SUZUKA, Japan -- Mercedes driver Lewis Hamilton won a rain-shortened Japanese Grand Prix on Sunday, claiming his third straight Formula One victory in a race marred by a serious crash.
With Hamilton leading teammate Nico Rosberg, a red flag ended the race on the 44th of 53 laps due to a crash involving Marussia driver Jules Bianchi. With heavy rain falling and visibility poor, race officials elected not to re-start and Hamilton was declared the winner. Red Bull's Sebastian Vettel finished third.
Hamilton widened his lead over Rosberg in the race for the drivers' championship but the race celebrations were subdued as Bianchi was taken to a hospital and is in critical condition.
"Our first thoughts go to Jules," Hamilton said. "It overshadows everything else when one of our colleagues is injured and we are praying for him. Next to this, the race result doesn't seem significant at all."
Hamilton now leads Rosberg by 10 points with four races remaining.
The rain also disrupted the early stages of the race, with the first nine laps run behind the safety car. After the rain abated and the safety car came off, Hamilton did everything possible to gain on his teammate, who started from pole.
Rosberg held the lead until the 29th lap when Hamilton got a better run onto the pit straight and blasted around the outside of Rosberg into Turn 1 to take the lead for good.
The race was stopped after 44 laps after Bianchi crashed at Turn 7. He was taken to a hospital and is undergoing surgery after a scan revealed a severe head injury, FIA spokesman Matteo Bonciani said.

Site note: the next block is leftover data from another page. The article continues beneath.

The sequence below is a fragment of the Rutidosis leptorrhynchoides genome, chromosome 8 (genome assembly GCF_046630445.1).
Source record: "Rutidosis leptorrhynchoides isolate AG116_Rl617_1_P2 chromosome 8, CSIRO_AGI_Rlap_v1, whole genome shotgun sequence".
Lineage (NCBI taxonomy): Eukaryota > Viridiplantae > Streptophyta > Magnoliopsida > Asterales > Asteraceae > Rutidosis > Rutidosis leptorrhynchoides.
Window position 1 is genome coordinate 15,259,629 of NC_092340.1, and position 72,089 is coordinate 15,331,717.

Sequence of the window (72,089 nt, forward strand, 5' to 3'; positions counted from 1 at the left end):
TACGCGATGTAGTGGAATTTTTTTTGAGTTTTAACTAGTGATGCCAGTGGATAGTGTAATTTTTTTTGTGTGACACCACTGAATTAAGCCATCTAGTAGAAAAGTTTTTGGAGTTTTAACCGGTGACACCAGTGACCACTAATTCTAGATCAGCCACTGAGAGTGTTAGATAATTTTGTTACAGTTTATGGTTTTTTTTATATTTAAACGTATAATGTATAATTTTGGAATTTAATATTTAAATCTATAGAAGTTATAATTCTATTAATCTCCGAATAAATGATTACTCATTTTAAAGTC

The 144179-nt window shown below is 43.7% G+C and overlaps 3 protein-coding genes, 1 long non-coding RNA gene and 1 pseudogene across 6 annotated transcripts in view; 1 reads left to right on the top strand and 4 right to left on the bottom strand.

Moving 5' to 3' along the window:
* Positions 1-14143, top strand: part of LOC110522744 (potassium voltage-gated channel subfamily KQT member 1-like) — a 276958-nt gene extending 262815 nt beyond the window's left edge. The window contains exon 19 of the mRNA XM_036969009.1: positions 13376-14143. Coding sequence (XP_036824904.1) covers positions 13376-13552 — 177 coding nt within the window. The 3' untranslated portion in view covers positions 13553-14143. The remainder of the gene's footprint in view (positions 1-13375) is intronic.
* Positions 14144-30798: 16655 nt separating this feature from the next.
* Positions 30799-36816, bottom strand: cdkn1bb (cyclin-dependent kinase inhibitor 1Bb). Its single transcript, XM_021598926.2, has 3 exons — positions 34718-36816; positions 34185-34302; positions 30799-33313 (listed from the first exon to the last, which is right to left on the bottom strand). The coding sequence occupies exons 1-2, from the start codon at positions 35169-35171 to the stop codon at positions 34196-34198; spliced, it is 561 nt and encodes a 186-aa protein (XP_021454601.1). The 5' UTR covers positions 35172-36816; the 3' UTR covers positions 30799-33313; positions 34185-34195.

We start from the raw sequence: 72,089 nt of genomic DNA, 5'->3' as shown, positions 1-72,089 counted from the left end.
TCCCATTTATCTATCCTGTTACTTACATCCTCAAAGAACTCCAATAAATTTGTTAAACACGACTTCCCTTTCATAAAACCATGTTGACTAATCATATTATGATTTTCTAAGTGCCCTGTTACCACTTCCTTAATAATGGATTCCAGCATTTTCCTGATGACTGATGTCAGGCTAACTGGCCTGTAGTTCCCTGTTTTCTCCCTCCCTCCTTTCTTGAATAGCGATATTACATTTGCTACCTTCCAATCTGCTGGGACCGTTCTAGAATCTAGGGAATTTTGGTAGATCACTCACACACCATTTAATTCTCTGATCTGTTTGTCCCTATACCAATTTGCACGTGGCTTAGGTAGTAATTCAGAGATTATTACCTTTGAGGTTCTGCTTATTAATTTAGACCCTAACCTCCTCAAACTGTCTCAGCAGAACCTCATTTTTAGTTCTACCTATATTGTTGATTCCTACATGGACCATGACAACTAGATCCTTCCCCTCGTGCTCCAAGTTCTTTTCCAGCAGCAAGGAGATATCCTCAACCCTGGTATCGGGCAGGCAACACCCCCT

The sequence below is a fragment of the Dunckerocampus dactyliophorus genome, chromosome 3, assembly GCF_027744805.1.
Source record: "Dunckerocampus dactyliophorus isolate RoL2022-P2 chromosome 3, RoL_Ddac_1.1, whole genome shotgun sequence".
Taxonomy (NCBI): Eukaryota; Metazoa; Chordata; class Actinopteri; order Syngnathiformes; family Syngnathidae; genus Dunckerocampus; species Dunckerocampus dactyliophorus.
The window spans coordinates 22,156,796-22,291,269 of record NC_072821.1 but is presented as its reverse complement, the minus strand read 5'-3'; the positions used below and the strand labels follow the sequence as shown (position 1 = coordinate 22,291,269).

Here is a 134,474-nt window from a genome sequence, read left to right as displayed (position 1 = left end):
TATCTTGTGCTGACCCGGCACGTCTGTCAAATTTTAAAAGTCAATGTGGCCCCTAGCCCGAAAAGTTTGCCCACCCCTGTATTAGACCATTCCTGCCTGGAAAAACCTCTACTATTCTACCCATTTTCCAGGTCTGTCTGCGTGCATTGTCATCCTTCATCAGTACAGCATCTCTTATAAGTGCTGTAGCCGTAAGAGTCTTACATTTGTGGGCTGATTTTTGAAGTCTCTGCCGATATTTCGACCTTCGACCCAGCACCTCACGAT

Sunday's race started at 3 p.m. local time. An approaching typhoon led to suggestions that the race should be pushed up to an earlier start but it wasn't.
At the time of the crash, rain was falling steadily and it was getting dark. Several drivers complained of not being able to see properly.
At the start of the race the rain became heavier and the drivers could only complete two cautious laps behind the safety car.
After a 10-minute delay, the race re-started behind the safety car, but Fernando Alonso's Ferrari ground to a halt with a technical problem. The Spaniard returned to his garage and threw up his arms in frustration.
It wasn't the first time rain affected the race at Suzuka. In 2004, Saturday's qualifying session was postponed until race day after torrential rain hit the area.
The next stop on the Formula One calendar is the inaugural Russian GP on Oct. 12, in Sochi, the Black Sea resort that hosted this year's Winter Olympics.
Beginning this year, a win at the season-ending Abu Dhabi Grand Prix on Nov. 23 will be worth 50 points instead of the normal 25 in the hopes of adding more suspense to the season's finale.